A role for arms control and technology in peace-keeping operations

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This paper describes a potential role for arms control monitoring technology in peace-keeping operations. The basic idea is to utilize monitoring technology developed or suggested for treaty verification (primarily Conventional Forces Europe (CFE), but other treaties as well) to minimize the exposure of humans as part of ``peace-keeping`` forces in various trouble spots throughout the world. The impetus comes from the dangers and high costs of stationing peace-keeping of forces in areas such as Bosnia-Herzegovina. Aside from the costs associated with such efforts the loss of life has escalated recently from 743 peace keepers lost from 1948 to 1988, to ... continued below

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7 p.

Creation Information

Indusi, J. & Allentuck, J. August 1995.

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Description

This paper describes a potential role for arms control monitoring technology in peace-keeping operations. The basic idea is to utilize monitoring technology developed or suggested for treaty verification (primarily Conventional Forces Europe (CFE), but other treaties as well) to minimize the exposure of humans as part of ``peace-keeping`` forces in various trouble spots throughout the world. The impetus comes from the dangers and high costs of stationing peace-keeping of forces in areas such as Bosnia-Herzegovina. Aside from the costs associated with such efforts the loss of life has escalated recently from 743 peace keepers lost from 1948 to 1988, to 180 lives lost in 1993 alone. Some potential advantages to using technology for certain monitoring roles are discussed in the paper and include: minimizing exposure/risk to peace-keeping personnel from hostile fire, hostage taking, etc.; sharable technology will allow all parties to view results, assess violations or transgressions, etc.; can be applied to equipment, railways, roads, etc., to confirm human and other monitoring capabilities; and provides data to settle disputes on which side initiated hostilities.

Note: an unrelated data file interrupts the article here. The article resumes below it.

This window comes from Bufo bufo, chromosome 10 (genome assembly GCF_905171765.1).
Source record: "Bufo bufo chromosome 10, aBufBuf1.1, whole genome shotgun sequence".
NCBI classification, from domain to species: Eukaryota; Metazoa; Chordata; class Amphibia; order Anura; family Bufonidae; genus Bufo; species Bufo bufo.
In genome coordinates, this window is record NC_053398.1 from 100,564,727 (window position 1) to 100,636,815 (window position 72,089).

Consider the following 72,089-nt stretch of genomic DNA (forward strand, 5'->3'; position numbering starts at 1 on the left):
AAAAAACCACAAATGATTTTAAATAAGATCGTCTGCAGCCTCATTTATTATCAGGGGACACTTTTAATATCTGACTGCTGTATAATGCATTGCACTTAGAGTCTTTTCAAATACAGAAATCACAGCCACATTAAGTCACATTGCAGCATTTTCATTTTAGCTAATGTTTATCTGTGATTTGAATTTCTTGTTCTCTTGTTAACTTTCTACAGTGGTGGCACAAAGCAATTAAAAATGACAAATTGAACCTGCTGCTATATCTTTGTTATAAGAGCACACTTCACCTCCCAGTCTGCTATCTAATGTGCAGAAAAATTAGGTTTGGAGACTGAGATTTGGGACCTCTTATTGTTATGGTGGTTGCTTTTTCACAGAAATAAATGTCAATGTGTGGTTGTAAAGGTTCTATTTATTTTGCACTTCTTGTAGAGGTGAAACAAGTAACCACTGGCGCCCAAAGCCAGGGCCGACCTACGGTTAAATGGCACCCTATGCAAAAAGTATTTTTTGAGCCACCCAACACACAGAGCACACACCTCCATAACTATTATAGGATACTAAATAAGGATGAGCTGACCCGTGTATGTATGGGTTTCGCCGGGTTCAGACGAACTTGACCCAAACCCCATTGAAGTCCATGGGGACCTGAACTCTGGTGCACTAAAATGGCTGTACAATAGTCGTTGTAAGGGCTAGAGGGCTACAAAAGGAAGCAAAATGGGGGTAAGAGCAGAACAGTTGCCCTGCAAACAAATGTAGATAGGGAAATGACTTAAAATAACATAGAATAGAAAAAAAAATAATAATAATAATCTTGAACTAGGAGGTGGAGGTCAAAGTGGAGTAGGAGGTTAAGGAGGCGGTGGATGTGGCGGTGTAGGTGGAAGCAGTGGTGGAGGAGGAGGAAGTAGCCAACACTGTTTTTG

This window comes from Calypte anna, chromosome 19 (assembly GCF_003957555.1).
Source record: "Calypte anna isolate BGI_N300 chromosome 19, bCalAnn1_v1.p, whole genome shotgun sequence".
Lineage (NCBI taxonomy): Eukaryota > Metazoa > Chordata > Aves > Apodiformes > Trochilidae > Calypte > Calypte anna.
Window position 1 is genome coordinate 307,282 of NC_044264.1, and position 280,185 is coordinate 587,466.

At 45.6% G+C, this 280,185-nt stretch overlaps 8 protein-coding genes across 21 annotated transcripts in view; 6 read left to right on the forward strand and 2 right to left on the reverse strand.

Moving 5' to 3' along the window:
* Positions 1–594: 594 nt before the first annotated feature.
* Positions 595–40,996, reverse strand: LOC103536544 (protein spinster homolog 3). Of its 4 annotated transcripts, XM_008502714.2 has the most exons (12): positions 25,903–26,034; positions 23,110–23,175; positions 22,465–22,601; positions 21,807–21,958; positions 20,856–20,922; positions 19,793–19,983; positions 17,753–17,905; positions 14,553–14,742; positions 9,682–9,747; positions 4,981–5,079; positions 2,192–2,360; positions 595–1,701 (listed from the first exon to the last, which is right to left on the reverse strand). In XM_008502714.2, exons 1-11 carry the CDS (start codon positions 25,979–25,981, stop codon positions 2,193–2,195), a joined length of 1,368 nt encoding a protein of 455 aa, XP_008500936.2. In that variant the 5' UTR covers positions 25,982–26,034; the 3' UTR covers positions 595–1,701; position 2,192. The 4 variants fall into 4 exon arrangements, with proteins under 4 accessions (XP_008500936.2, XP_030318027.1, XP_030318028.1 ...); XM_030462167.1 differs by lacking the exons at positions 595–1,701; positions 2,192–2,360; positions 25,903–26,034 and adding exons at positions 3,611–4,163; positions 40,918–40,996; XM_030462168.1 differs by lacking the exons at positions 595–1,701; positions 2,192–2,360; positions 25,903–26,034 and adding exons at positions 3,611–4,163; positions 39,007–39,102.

Physical Description

7 p.

Notes

OSTI as DE95016014

Medium: P; Size: 7 p.

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  • 36. annual meeting of the Institute for Nuclear Materials Management, Palm Desert, CA (United States), 9-12 Jul 1995

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  • Other: DE95016014
  • Report No.: BNL--61351
  • Report No.: CONF-950787--34
  • Grant Number: AC02-76CH00016
  • Office of Scientific & Technical Information Report Number: 100431
  • Archival Resource Key: ark:/67531/metadc625100

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Office of Scientific & Technical Information Technical Reports

Reports, articles and other documents harvested from the Office of Scientific and Technical Information.

Office of Scientific and Technical Information (OSTI) is the Department of Energy (DOE) office that collects, preserves, and disseminates DOE-sponsored research and development (R&D) results that are the outcomes of R&D projects or other funded activities at DOE labs and facilities nationwide and grantees at universities and other institutions.

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  • August 1995

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  • June 16, 2015, 7:43 a.m.

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  • April 13, 2017, 12:49 p.m.

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Indusi, J. & Allentuck, J. A role for arms control and technology in peace-keeping operations, article, August 1995; Upton, New York. (digital.library.unt.edu/ark:/67531/metadc625100/: accessed December 12, 2017), University of North Texas Libraries, Digital Library, digital.library.unt.edu; crediting UNT Libraries Government Documents Department.